Scheduling and other preliminary matters were discussed Monday in a hearing held before King County District Court Judge Susan Mahoney.
An inquest into the fatal shooting of Charleena Lyles by two Seattle police officers earlier this year has been set for April 16.
Scheduling of the inquest and other preliminary matters were discussed Monday in a hearing held before King County District Court Judge Susan Mahoney.
Mahoney gave Lyles’ relatives time to work out differences over which attorneys will represent them at the inquest.
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Earlier, Lyles’ father had said he wouldn’t participate in the inquest in which other family members plan to be represented.
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But Monday an attorney for the father, Charles Lyles, said he now wants to be included, setting off a dispute similar to what has occurred in a probate case over Charleena Lyle’s estate.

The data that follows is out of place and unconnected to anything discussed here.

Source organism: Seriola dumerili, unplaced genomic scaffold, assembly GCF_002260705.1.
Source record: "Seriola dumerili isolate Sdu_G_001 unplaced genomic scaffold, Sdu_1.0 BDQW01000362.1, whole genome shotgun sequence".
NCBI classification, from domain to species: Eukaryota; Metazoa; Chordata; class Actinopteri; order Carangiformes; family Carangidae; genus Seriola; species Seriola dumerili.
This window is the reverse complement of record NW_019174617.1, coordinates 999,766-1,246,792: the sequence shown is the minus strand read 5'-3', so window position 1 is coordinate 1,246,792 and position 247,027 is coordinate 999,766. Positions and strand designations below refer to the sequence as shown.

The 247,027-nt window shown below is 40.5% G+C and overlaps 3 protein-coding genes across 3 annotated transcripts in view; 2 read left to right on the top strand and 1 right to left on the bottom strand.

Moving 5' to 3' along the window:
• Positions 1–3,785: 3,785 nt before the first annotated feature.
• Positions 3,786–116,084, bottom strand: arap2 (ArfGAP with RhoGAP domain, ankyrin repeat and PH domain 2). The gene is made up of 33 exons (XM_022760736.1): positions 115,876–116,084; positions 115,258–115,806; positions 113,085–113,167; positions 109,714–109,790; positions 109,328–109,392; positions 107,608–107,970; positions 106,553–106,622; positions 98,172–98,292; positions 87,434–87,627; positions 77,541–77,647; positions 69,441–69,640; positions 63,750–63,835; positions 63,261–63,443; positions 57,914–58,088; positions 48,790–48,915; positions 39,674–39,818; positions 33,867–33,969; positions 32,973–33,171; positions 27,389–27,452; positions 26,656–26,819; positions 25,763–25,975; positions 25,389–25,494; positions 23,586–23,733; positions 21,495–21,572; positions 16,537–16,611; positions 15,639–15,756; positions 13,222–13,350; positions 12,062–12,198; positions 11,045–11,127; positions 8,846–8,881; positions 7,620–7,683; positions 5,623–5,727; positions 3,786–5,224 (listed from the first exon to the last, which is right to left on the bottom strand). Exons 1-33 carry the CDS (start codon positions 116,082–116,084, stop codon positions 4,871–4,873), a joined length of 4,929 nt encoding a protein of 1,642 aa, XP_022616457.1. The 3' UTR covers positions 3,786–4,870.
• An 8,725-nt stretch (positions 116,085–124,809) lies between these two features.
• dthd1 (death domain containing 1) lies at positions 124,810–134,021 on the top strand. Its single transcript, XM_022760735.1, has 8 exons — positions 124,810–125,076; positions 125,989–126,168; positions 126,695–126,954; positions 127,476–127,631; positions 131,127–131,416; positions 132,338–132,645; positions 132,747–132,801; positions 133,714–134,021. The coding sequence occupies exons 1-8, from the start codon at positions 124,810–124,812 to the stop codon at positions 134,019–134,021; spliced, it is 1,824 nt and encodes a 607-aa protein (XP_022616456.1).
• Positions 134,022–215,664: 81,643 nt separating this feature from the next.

The King County Prosecuting Attorney’s Office recommended the inquest after reviewing a Seattle police investigation into the June 18 shooting.
Inquests are convened to determine the causes and circumstances of any death involving a member of a King County law-enforcement agency in the line of duty. Inquest jurors do not weigh the criminal or civil liability of officers or law-enforcement agencies, but instead determine the significant factual issues involved in a case.
Lyles, a 30-year-old African-American mother of four, was shot seven times by Officers Steven McNew and Jason Anderson after she called 911 to report that someone had broken into her apartment and stolen two video-game consoles.
Police say she threatened the officers with one or two knives before they opened fire.
The officers found no evidence of a burglary, according to police.
The shooting unleashed a storm of public protest, with many seeing it as another example of unnecessary deadly force being used by police against people of color.
Lyles’ family members have said the shooting could have been avoided and that they believe race was a factor. The officers who shot her are white.